Student Union opens ‘hasbara’ room in effort to fill public diplomacy vacuum.
The shah of Iran exiled Ayatollah Ruhollah Khomeini to Turkey in 1964. In 1965, he moved to Iraq. In 1978, the ayatollah’s residence in Iraq was surrounded and he was told that his abandonment of political activity was a precondition for his remaining in Iraq. He refused to remain silent. On October 3, 1978, the ayatollah was refused entry by Kuwait. He was also denied entry by Algeria, Lebanon and Syria. Who accepted him? The French.
One would have expected the French to keep the ayatollah on a short leash. Guess again. While in France, he gave 132 media interviews and received almost 10,000 visitors who donated over 20 million British pounds to his cause over just a 4-month period. In February 1979, the ayatollah was returned to Iran on a chartered Air France jet whose pilot held his elbow as he disembarked on Iranian soil. The rest, of course, is history.
The world now faces a nuclear threat from Iran. Apparently, the international community will sit quietly while Israel is forced to protect itself, and in turn, the rest of the world. Undoubtedly, when and if Israel takes military action against Iran, President Sarkozy will be one of the first to condemn Israel.
Of course, the political theory of self-preservation and ultimate self-responsibility under which Israel would take such action would be based on the geopolitical principles of Charles de Gaulle himself. It took World War II for de Gaulle to learn those lessons — lessons that Jews have known for thousands of years. Israel’s security and the indivisibility of Jerusalem are issues for Israel and the Jewish people. President Sarkozy’s time would be better spent protecting the Jews of France.
About the Author: Shlomo Mostofsky is a civil court judge in Brooklyn. He served as president of the National Council of Young Israel between 2000 and 2011.
If you don't see your comment after publishing it, refresh the page.
Comments are closed.
Rabbi Kahane spoke of transfer, because it was what the Torah spoke of.
People test Israel every day to see how serious we really are in knowing when we are right.
Should Jews in Europe take more responsibility in self-defense of community and property?
The truth is we seldom explore with kids what prayer is supposed to be about.
Almost as one, Jews around the world are acknowledging the day-to-day peril facing ordinary Jews in Israel and the extraordinary service of the IDF in protecting them.
So on the one hand Secretary Kerry makes no bones about who is at fault for the current hostilities: he clearly blames Hamas.
King Solomon said it long ago: “Cast your bread upon the waters” because you don’t know when you’ll hit something. Our job is to do.
The anti-Israel camp does not need to win America fully to its side. Merely to neutralize it would radically alter the balance of power and put Israel in great jeopardy.
We mourn the dead, wish a speedy recovery to the wounded, and pray that God guides the government.
Charges from the court of world public opinion and their refutations.
It is up to our government to ensure that their sacrifices were not made for short-term gains.
Supporting Israel, the only democracy in the Middle East, has become dangerous in Malmo.
At a minimum, every child in our yeshivas needs to be taught how important it is, to the Jewish people and Israel, to utilize their right to vote and to cast an informed vote in every local, state and national election.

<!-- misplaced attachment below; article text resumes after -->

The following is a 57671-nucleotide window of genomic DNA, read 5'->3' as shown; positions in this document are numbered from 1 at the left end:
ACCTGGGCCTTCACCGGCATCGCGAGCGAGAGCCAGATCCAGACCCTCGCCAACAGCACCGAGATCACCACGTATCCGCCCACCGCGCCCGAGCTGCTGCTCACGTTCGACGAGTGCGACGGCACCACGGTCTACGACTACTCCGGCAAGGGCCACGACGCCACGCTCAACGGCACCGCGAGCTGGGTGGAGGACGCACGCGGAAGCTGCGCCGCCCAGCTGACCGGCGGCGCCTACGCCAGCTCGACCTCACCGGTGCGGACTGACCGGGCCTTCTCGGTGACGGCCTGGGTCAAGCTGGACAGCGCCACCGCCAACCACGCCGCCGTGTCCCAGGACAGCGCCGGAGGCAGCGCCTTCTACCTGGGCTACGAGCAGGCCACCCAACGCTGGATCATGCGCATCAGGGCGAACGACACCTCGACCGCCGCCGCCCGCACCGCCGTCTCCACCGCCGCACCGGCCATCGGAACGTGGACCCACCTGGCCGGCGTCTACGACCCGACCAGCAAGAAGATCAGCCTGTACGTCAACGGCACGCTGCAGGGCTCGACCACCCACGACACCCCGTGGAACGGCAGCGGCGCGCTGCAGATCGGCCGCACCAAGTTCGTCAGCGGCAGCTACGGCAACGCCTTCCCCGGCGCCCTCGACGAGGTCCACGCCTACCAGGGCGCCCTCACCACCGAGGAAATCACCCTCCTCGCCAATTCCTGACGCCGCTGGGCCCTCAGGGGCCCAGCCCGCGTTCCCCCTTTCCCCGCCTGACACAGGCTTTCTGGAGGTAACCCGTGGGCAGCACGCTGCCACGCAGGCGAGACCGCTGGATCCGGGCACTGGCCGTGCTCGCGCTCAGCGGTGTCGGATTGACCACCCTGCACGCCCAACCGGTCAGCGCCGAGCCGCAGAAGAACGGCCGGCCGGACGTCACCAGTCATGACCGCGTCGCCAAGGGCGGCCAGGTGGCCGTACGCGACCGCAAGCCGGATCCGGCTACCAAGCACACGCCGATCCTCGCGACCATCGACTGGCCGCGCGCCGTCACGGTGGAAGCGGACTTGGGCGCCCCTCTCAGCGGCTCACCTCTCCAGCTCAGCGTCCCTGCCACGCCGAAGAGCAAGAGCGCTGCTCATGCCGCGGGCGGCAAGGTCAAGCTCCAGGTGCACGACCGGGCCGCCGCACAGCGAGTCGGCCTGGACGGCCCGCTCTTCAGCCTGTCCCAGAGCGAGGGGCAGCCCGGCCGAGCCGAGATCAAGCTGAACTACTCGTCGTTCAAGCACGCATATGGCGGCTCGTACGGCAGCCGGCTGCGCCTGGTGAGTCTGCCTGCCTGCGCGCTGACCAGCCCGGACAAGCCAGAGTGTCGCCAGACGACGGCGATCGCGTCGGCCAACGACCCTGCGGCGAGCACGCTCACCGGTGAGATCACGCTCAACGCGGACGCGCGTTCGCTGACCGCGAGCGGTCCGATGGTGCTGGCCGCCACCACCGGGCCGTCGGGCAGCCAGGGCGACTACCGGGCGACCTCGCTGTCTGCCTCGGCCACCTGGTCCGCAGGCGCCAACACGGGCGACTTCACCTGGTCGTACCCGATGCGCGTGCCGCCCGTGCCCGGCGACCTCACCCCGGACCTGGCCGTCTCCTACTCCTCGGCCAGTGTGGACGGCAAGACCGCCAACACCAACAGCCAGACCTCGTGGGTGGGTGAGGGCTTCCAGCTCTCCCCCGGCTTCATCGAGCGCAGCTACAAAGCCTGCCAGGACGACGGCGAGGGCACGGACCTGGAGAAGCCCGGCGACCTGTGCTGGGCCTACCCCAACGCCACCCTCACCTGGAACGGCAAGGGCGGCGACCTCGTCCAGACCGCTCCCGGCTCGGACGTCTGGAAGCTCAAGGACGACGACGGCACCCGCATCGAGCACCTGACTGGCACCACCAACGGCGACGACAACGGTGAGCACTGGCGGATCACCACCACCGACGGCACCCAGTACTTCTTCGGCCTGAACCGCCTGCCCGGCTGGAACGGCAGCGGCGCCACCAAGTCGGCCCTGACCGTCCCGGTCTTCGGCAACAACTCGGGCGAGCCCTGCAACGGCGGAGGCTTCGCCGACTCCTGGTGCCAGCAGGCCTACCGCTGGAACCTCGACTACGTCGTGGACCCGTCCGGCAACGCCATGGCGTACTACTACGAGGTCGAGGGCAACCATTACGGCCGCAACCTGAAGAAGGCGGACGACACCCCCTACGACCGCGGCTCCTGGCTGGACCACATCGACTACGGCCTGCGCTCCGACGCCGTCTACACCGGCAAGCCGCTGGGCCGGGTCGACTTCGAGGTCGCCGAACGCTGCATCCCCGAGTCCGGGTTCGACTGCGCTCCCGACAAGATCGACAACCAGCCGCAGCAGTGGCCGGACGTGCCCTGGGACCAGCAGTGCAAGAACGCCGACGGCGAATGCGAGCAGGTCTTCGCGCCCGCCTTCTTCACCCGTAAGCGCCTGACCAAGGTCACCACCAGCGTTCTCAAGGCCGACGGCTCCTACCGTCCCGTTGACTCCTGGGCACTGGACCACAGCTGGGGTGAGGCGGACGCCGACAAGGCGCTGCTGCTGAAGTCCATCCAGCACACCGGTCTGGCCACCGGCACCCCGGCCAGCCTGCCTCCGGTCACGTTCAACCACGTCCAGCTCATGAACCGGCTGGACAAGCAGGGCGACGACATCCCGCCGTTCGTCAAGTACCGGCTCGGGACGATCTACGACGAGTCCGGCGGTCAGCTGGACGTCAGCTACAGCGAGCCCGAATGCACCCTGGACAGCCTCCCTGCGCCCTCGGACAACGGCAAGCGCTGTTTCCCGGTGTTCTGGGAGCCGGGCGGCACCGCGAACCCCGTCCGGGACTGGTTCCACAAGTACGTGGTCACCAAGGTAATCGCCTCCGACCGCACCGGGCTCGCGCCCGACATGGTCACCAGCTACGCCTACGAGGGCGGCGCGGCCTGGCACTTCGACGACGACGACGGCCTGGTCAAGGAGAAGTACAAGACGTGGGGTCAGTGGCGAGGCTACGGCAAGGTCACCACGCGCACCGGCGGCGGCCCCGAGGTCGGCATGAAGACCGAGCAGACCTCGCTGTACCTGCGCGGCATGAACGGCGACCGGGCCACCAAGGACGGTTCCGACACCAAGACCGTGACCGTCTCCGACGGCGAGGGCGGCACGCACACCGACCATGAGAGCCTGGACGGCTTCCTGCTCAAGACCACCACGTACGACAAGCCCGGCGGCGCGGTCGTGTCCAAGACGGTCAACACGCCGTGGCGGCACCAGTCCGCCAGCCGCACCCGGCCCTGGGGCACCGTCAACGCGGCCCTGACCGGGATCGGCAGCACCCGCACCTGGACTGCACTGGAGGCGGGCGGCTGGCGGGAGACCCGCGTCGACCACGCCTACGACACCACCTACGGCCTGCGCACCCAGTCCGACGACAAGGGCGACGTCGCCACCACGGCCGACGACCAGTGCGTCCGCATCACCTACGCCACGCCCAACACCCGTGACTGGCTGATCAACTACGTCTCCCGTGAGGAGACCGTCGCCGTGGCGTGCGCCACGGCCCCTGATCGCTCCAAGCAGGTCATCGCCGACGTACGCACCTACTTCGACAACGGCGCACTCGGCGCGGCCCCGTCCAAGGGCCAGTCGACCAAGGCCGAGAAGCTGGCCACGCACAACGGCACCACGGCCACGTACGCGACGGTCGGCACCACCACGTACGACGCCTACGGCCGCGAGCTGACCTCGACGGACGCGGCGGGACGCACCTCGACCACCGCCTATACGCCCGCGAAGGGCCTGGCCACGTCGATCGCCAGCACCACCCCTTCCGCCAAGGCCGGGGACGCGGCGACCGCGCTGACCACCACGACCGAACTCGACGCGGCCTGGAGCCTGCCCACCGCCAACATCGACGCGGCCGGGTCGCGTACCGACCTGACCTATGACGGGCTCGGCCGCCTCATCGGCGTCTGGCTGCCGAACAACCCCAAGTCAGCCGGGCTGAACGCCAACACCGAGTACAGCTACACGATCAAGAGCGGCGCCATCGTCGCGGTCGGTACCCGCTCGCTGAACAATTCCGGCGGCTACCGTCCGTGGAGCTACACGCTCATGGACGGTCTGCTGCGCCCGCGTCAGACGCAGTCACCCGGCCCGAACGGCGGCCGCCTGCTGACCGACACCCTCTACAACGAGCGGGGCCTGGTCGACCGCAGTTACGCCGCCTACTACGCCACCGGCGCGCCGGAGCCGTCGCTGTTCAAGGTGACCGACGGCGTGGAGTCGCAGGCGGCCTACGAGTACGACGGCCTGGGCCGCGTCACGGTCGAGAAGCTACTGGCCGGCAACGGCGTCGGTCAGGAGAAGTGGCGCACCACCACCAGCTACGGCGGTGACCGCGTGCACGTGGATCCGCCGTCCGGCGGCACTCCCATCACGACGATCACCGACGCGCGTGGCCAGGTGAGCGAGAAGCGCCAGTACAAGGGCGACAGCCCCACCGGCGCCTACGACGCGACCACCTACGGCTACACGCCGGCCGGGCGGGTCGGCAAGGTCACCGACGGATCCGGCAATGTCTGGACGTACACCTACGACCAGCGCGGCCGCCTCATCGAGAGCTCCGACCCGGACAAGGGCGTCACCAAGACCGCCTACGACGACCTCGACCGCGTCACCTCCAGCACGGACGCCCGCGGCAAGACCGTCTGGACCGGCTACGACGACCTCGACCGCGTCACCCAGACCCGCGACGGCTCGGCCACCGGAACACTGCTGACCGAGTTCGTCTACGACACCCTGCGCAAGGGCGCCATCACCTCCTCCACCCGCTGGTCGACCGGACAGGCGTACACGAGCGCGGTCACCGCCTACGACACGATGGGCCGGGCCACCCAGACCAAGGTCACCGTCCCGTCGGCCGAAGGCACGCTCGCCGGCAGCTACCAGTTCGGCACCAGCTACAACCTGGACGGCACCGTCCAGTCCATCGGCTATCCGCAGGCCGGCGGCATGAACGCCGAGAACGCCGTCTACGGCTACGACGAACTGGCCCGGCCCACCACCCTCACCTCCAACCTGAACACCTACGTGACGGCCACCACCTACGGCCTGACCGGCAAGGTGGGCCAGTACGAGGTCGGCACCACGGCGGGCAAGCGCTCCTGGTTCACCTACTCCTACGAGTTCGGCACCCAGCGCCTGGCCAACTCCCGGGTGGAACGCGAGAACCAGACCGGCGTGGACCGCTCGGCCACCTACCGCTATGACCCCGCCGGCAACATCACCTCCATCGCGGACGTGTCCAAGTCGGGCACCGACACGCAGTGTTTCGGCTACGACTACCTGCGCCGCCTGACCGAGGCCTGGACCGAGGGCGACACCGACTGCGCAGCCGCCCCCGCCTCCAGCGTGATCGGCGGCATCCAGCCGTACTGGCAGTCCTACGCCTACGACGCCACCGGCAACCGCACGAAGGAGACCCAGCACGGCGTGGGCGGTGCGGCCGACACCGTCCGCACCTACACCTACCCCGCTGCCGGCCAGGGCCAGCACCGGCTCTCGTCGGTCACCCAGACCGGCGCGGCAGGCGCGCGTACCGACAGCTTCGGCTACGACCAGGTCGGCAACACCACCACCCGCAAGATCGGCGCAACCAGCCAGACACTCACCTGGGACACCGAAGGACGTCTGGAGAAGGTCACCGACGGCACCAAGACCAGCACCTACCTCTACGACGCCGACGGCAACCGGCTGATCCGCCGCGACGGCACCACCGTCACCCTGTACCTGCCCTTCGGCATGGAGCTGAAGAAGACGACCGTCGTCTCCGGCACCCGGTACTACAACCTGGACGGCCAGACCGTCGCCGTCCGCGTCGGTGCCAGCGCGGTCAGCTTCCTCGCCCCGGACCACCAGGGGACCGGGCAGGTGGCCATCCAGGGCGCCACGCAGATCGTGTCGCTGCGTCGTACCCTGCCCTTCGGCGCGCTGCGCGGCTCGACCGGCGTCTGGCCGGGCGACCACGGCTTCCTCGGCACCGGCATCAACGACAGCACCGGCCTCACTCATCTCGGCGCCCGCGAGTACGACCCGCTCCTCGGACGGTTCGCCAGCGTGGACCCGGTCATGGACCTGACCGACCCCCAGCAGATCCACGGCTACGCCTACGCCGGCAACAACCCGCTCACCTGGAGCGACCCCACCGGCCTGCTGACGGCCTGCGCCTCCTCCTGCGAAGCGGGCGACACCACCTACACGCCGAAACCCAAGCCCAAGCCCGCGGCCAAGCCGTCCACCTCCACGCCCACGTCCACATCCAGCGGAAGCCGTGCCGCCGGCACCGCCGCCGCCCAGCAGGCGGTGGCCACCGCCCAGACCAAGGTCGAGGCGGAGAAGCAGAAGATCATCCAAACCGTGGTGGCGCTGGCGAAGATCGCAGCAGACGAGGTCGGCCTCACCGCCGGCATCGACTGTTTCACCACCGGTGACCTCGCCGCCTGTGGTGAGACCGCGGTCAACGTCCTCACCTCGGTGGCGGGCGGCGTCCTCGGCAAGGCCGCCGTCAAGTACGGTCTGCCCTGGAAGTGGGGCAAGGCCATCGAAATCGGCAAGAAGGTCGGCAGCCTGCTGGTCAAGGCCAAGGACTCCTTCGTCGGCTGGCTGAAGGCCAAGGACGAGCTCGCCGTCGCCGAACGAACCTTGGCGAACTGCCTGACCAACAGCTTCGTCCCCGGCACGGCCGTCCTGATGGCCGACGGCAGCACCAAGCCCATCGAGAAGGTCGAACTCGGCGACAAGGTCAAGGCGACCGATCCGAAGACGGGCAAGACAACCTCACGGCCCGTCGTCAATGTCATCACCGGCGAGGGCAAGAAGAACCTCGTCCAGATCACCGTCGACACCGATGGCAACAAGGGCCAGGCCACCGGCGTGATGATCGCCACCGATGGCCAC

Purim is the “topsy-turvy” day of the Jewish calendar – the day of v’nahafoch hu. Boys and girls wear costumes, and we expect children to make noise in shul. It is a festive and happy day. But Purim may also be the day a Jewish boy or girl takes his or her first drink and the first step toward alcohol abuse.
On the 25th day of Kislev we will celebrate Chanukah. On the 4th day of Kislev Jonathan Pollard celebrated the start of his 25th year in prison.
The Orthodox Jewish wedding season commences each year after Lag B’Omer and again after Tisha B’Av. In the weeks prior to those dates we watch the mail for the wedding invitations we receive – and notice the ones we do not. Sometimes we receive invitations to weddings and cannot figure out why we were invited; other times we wonder why a friend or acquaintance has not invited us to a simcha.
Everyone knows the story. Moshiach finally arrives and goes from shul to shul telling the Jews it’s time to go home to Eretz Yisrael. But wherever Moshiach goes he is rejected because of his dress, his yarmulke, his hat or his accent. Eventually, in frustration, he simply leaves.
Assemblyman Dov Hikind deserves credit for his attempt to deal with the issue of abuse in the Orthodox community – a community where people still refer to cancer as “yener machlah” (that disease); where mental illnesses (even those that are not genetic, such as postpartum depression) are rarely spoken of publicly; and where some parents are still afraid to have their sons and daughters tested and registered with Dor Yeshorim even though doing so might prevent a marriage resulting in children with genetic diseases.
On the day French President Nicolas Sarkozy told members of the Israeli Knesset that Jerusalem had to be divided, an Orthodox Jewish teenager was in intensive care in a Paris hospital after he was beaten by an anti-Semitic mob. I found it ironic that a man who is unable to protect the Jews of his own country has the gall to tell Israel’s leaders how best to conduct their internal and external foreign policy.
Printed from: http://www.jewishpress.com/indepth/opinions/sarkozy-needs-to-mind-his-own-store/2008/07/02/
Scan this QR code to visit this page online: